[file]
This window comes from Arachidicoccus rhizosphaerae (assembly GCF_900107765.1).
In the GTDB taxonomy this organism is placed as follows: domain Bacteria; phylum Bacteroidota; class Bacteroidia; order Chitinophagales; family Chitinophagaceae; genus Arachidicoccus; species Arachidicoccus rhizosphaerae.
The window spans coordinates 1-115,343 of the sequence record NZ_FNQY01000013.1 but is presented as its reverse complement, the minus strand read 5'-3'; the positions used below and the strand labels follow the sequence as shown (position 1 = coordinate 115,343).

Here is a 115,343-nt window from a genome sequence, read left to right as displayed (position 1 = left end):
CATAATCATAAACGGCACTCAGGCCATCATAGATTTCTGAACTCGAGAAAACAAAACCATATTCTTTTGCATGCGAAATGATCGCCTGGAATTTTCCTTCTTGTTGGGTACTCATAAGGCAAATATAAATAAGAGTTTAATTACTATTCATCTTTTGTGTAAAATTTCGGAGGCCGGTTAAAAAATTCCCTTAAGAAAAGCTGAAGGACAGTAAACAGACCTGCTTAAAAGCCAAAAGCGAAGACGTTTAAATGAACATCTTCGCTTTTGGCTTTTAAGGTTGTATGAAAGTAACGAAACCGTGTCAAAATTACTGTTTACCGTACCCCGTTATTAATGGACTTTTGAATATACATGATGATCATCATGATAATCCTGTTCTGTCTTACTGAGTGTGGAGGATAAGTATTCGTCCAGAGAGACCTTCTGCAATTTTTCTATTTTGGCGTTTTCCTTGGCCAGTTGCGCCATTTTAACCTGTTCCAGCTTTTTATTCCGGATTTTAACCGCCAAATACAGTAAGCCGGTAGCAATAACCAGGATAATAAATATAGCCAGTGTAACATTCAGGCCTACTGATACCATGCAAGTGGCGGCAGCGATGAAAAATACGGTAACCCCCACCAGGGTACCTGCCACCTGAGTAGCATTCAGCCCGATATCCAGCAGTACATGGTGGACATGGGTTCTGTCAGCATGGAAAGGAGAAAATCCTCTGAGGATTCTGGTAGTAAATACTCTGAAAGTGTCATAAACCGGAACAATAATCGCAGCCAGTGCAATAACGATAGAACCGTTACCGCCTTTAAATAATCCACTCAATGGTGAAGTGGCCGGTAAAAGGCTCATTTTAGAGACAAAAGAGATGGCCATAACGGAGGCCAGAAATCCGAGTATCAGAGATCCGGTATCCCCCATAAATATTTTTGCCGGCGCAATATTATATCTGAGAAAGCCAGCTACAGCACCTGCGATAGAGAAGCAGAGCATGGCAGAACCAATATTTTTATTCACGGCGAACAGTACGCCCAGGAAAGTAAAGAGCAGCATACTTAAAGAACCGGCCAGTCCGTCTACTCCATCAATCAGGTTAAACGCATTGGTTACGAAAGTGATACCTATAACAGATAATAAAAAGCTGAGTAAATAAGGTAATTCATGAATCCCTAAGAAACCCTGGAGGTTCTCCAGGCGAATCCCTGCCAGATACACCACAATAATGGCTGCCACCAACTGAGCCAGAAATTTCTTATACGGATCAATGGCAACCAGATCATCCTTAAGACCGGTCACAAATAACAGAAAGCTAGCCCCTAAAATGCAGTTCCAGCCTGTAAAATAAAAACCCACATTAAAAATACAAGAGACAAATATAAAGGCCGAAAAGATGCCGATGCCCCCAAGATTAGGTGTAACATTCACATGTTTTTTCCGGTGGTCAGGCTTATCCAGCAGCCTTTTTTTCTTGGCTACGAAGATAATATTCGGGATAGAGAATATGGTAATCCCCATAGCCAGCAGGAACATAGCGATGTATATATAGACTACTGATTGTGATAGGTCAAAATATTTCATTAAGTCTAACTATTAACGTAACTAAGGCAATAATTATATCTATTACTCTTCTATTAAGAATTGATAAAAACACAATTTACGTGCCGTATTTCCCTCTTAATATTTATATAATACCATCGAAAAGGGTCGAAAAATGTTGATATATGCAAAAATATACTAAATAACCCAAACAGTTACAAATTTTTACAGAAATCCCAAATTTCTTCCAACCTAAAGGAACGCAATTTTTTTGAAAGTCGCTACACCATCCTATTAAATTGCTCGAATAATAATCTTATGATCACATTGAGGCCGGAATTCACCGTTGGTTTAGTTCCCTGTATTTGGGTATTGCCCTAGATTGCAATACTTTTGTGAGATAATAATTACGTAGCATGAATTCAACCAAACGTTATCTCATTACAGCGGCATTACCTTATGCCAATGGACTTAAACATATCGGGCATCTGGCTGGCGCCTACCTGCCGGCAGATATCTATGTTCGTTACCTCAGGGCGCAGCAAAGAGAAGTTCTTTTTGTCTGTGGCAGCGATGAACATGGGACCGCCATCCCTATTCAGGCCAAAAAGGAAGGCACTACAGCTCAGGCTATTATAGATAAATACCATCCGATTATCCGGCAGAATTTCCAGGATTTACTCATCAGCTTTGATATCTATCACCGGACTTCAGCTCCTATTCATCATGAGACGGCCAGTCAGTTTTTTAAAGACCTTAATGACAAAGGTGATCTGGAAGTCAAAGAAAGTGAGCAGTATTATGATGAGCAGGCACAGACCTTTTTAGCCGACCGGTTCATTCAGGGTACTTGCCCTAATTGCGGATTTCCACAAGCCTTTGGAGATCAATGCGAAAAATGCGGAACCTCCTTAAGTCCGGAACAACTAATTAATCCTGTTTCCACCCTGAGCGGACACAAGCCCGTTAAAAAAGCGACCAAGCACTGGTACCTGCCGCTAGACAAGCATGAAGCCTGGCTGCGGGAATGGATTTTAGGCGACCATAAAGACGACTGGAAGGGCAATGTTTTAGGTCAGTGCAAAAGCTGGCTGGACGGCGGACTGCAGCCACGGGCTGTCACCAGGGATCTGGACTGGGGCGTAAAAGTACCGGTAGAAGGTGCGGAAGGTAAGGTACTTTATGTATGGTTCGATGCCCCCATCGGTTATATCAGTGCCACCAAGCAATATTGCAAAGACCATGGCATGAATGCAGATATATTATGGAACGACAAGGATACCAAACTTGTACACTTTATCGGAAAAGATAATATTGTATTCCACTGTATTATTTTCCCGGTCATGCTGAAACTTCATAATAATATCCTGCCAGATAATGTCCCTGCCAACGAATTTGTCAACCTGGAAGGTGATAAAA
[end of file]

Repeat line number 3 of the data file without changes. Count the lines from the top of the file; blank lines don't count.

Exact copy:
The window spans coordinates 1-115,343 of the sequence record NZ_FNQY01000013.1 but is presented as its reverse complement, the minus strand read 5'-3'; the positions used below and the strand labels follow the sequence as shown (position 1 = coordinate 115,343).